Logarithm Base

Understanding Logarithm Bases and the Change of Base Formula

Logarithms are a fundamental mathematical concept that is used to solve a wide range of problems in various fields. In this article, we will delve into the topic of logarithm bases and the change of base formula, which is used to solve logarithms with different bases.

Firstly, we will apply the change of base formula on the first term of the expression, resulting in:

loga(x) = logb(x)/logb(a)

Looking at the denominator, we can simplify it either manually or using a calculator. The simplified result will give us the value of 2, as 3 squared is 9. Therefore, our new expression becomes:

loga(x) = 2

Next, we can multiply each term by 2, giving us:

2loga(x) = 4

We can now use the power logarithmic rule on the second expression, which is:

loga(x2)

Applying the rule, we get:

2loga(x) = 4

Using the addition rule, we can combine the two expressions to get:

3loga(x) = 6

To find the value of x, we take the anti-log of both sides:

x = 36

This simplifies to:

x = 729

The change of base formula essentially helps us raise the base a to the power of 6, allowing us to solve logarithms with different bases. This is the final step in solving logarithms with different bases.

When it comes to graphical representations of logarithmic functions, the base of the logarithm can have an impact on the outcome of the graph. Generally, the larger the base, the smaller the curve on the graph. In other words, the larger the base, the closer the curve gets to the y-axis.

Let's take an example to better understand this concept. Say we plot the logarithmic expressions y = log2(x) and y = log3(x). As you can see, log3(x) has a bigger base than log2(x). Plotting the two expressions on a graph and observing the plot (please note that the plot may vary based on the values chosen):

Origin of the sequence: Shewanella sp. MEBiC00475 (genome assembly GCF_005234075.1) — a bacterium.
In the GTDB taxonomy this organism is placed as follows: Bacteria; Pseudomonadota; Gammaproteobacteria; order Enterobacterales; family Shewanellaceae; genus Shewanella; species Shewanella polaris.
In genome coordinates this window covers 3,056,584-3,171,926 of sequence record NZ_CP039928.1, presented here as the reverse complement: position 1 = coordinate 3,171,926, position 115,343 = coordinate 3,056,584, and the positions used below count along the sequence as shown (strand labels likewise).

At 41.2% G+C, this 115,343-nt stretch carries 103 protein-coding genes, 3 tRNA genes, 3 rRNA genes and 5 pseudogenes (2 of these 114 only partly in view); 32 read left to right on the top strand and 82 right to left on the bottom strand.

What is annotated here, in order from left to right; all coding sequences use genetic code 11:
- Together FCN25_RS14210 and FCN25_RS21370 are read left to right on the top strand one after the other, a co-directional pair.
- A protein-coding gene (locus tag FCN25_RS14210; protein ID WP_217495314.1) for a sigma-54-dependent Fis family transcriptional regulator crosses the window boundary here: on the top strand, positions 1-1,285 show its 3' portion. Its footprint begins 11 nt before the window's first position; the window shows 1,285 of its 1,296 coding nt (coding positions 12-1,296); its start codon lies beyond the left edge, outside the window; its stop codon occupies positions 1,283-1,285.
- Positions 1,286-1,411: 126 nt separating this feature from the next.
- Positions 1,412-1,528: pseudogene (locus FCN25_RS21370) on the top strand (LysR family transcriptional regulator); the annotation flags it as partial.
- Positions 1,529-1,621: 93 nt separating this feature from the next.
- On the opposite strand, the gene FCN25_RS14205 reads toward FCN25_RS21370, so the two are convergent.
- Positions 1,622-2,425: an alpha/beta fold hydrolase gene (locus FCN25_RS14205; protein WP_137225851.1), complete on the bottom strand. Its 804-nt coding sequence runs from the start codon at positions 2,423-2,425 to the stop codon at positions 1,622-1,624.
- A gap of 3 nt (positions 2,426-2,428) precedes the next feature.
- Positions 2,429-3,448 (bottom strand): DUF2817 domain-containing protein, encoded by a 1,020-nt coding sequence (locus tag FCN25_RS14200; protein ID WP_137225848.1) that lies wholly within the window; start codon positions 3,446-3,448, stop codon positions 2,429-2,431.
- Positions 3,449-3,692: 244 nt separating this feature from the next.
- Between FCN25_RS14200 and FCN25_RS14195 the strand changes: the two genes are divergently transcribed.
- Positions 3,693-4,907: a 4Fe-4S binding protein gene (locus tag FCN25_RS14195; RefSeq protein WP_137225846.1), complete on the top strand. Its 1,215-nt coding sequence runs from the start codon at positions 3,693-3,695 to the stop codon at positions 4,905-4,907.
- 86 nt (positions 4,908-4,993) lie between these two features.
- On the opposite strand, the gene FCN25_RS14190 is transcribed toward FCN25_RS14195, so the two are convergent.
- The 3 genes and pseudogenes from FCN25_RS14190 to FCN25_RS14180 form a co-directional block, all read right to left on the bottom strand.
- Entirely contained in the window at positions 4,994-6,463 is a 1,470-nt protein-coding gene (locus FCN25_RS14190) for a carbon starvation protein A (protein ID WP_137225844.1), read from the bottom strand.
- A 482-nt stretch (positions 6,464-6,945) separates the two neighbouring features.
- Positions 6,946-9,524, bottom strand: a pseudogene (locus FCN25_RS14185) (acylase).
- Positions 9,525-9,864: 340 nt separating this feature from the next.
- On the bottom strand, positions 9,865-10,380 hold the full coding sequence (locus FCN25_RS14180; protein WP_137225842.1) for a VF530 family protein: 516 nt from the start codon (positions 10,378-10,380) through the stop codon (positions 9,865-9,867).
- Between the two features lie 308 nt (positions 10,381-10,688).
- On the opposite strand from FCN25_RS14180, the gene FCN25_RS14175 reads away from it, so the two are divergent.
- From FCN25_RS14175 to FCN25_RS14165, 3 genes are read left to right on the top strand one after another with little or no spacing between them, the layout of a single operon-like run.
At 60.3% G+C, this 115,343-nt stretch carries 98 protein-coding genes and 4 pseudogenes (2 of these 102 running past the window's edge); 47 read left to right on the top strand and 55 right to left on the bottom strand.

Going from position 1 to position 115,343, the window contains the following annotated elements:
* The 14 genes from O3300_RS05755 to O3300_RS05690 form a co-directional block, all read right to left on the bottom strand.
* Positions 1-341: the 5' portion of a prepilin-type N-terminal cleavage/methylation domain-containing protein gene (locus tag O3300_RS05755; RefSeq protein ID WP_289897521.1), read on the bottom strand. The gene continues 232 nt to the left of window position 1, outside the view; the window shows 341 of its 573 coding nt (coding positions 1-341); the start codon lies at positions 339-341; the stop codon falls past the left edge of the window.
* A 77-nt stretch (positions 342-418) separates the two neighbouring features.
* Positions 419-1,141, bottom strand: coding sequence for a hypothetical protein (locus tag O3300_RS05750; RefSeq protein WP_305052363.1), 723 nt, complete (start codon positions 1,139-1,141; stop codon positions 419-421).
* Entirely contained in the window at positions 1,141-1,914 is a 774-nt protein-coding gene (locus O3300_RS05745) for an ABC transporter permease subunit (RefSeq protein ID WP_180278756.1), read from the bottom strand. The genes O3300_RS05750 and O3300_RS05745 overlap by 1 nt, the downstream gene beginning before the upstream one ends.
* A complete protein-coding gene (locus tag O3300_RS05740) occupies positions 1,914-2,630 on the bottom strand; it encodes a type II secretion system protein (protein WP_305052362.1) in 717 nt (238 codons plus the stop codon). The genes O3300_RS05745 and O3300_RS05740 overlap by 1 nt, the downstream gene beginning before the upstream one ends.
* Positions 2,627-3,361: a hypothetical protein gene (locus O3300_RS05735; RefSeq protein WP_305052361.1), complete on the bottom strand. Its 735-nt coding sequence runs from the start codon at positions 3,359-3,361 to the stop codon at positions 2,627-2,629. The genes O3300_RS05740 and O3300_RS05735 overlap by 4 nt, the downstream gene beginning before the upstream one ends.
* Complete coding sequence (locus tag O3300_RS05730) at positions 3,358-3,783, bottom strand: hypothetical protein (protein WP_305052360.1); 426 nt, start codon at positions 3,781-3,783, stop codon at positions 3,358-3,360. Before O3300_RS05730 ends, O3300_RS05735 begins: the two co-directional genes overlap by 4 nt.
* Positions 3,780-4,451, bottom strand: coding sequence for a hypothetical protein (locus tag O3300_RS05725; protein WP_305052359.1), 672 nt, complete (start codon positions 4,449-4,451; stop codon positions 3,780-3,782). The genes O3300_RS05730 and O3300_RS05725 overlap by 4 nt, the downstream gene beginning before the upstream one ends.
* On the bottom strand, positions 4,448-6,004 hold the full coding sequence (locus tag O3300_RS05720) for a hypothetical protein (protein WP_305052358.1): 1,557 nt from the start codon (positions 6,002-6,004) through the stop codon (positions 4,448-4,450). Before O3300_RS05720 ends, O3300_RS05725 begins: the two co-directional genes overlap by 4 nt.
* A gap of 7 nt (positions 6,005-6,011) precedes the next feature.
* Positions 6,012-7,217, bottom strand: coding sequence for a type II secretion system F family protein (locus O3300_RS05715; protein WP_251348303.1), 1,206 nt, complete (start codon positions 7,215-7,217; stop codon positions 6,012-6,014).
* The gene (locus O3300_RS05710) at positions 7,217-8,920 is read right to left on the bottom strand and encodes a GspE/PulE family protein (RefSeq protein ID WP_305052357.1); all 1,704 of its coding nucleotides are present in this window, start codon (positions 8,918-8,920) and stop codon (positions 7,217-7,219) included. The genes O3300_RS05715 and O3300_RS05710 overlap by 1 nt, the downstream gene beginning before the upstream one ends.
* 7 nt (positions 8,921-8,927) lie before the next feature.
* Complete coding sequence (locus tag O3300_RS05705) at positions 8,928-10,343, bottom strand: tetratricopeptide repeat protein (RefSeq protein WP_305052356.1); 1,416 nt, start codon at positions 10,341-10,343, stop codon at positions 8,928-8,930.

• y = log2(x)
• y = log3(x)

The above graph shows that the curve for log3(x) is closer to the y-axis, indicating the impact of the base on the graph.

Key Points to Remember

Here are some key points to keep in mind when dealing with logarithms and their bases:

• The logarithm base is either the subscript of the logarithm symbol (log) or the number that carries or raises the exponent, depending on the form of the expression.
• The change of base formula (loga(x) = logb(x)/logb(a)) is used to solve logarithms with different bases.
• The bigger the logarithm base, the smaller the curve on the graph. In other words, the larger the base, the closer the curve gets to the y-axis.

How do you find the base of a logarithm?

To find the base of a logarithm, you should be able to identify it. The base is usually the subscript of the logarithm symbol (log). For example, in log2(4), the base is 2.

What is an example of a logarithm base function?

An example of a logarithm base function is y = log2(x).

What are the four laws of logarithm?

The four laws of logarithm are:

• logb(x) + logb(y) = logb(x y) (product law)
• logb(x) - logb(y) = logb(x/y) (division law)
• logb(xn) = n logb(x) (power law)
• logb(x) = loga(x) / loga(b) (change of base law)

How does the base of a logarithm function affect a graph?

The larger the base, the closer the curve gets to the y-axis. The larger the base, the smaller the curve on the graph.

What is the meaning of logarithm base?

The logarithm base is either the subscript of the logarithm symbol (log) or the number that carries or raises the exponent, depending on the form of the expression (by = x or loga(x) = y).